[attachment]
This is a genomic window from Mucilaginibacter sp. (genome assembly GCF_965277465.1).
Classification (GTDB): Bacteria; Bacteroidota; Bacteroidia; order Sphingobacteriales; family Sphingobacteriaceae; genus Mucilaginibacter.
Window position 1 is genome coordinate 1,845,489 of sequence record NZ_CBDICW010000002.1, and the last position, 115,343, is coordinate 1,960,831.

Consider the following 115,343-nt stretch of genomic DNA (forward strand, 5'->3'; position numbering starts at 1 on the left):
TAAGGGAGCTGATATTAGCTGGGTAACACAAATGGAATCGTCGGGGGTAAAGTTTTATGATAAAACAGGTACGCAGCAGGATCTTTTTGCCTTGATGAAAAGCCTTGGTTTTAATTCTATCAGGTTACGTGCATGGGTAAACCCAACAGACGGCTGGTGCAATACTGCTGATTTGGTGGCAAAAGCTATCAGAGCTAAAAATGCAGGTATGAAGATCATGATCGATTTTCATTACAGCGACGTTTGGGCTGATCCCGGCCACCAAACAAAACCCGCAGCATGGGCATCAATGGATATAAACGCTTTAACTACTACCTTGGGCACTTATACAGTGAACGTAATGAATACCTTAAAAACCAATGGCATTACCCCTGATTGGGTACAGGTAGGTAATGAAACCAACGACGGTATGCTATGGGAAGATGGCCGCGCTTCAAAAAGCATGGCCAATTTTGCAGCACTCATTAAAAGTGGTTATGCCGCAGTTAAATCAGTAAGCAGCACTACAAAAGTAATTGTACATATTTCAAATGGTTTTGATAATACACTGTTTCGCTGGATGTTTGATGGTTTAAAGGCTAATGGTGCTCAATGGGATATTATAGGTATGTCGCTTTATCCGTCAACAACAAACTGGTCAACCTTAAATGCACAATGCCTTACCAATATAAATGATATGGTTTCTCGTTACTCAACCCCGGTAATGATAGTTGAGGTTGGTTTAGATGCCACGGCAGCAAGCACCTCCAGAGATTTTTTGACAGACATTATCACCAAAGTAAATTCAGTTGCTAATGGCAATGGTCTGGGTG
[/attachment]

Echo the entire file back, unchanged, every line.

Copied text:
This is a genomic window from Mucilaginibacter sp. (genome assembly GCF_965277465.1).
Classification (GTDB): Bacteria; Bacteroidota; Bacteroidia; order Sphingobacteriales; family Sphingobacteriaceae; genus Mucilaginibacter.
Window position 1 is genome coordinate 1,845,489 of sequence record NZ_CBDICW010000002.1, and the last position, 115,343, is coordinate 1,960,831.

Consider the following 115,343-nt stretch of genomic DNA (forward strand, 5'->3'; position numbering starts at 1 on the left):
TAAGGGAGCTGATATTAGCTGGGTAACACAAATGGAATCGTCGGGGGTAAAGTTTTATGATAAAACAGGTACGCAGCAGGATCTTTTTGCCTTGATGAAAAGCCTTGGTTTTAATTCTATCAGGTTACGTGCATGGGTAAACCCAACAGACGGCTGGTGCAATACTGCTGATTTGGTGGCAAAAGCTATCAGAGCTAAAAATGCAGGTATGAAGATCATGATCGATTTTCATTACAGCGACGTTTGGGCTGATCCCGGCCACCAAACAAAACCCGCAGCATGGGCATCAATGGATATAAACGCTTTAACTACTACCTTGGGCACTTATACAGTGAACGTAATGAATACCTTAAAAACCAATGGCATTACCCCTGATTGGGTACAGGTAGGTAATGAAACCAACGACGGTATGCTATGGGAAGATGGCCGCGCTTCAAAAAGCATGGCCAATTTTGCAGCACTCATTAAAAGTGGTTATGCCGCAGTTAAATCAGTAAGCAGCACTACAAAAGTAATTGTACATATTTCAAATGGTTTTGATAATACACTGTTTCGCTGGATGTTTGATGGTTTAAAGGCTAATGGTGCTCAATGGGATATTATAGGTATGTCGCTTTATCCGTCAACAACAAACTGGTCAACCTTAAATGCACAATGCCTTACCAATATAAATGATATGGTTTCTCGTTACTCAACCCCGGTAATGATAGTTGAGGTTGGTTTAGATGCCACGGCAGCAAGCACCTCCAGAGATTTTTTGACAGACATTATCACCAAAGTAAATTCAGTTGCTAATGGCAATGGTCTGGGTG